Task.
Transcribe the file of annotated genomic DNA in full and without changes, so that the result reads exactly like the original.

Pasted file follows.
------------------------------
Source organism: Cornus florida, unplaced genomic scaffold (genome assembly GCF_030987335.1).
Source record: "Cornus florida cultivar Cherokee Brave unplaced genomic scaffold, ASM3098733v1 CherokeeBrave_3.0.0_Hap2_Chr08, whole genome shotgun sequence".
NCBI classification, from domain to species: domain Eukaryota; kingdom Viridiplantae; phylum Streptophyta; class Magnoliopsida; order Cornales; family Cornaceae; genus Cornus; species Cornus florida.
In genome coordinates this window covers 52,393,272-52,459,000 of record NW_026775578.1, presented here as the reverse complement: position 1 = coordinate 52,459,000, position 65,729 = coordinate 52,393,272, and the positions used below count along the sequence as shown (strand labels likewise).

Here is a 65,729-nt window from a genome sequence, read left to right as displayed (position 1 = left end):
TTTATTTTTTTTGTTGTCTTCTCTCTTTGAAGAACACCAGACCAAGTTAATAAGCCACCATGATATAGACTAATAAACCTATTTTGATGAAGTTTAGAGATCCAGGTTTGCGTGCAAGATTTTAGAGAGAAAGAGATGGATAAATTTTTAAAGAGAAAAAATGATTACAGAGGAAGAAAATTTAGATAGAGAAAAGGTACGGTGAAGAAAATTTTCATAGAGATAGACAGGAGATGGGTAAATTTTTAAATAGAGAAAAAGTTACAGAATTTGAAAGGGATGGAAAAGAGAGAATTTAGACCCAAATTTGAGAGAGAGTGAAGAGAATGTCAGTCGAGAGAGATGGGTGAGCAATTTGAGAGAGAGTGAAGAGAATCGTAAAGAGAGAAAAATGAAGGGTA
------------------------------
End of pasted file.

Source organism: Cornus florida, unplaced genomic scaffold (genome assembly GCF_030987335.1).
Source record: "Cornus florida cultivar Cherokee Brave unplaced genomic scaffold, ASM3098733v1 CherokeeBrave_3.0.0_Hap2_Chr08, whole genome shotgun sequence".
NCBI classification, from domain to species: domain Eukaryota; kingdom Viridiplantae; phylum Streptophyta; class Magnoliopsida; order Cornales; family Cornaceae; genus Cornus; species Cornus florida.
In genome coordinates this window covers 52,393,272-52,459,000 of record NW_026775578.1, presented here as the reverse complement: position 1 = coordinate 52,459,000, position 65,729 = coordinate 52,393,272, and the positions used below count along the sequence as shown (strand labels likewise).

Here is a 65,729-nt window from a genome sequence, read left to right as displayed (position 1 = left end):
TTTATTTTTTTTGTTGTCTTCTCTCTTTGAAGAACACCAGACCAAGTTAATAAGCCACCATGATATAGACTAATAAACCTATTTTGATGAAGTTTAGAGATCCAGGTTTGCGTGCAAGATTTTAGAGAGAAAGAGATGGATAAATTTTTAAAGAGAAAAAATGATTACAGAGGAAGAAAATTTAGATAGAGAAAAGGTACGGTGAAGAAAATTTTCATAGAGATAGACAGGAGATGGGTAAATTTTTAAATAGAGAAAAAGTTACAGAATTTGAAAGGGATGGAAAAGAGAGAATTTAGACCCAAATTTGAGAGAGAGTGAAGAGAATGTCAGTCGAGAGAGATGGGTGAGCAATTTGAGAGAGAGTGAAGAGAATCGTAAAGAGAGAAAAATGAAGGGTA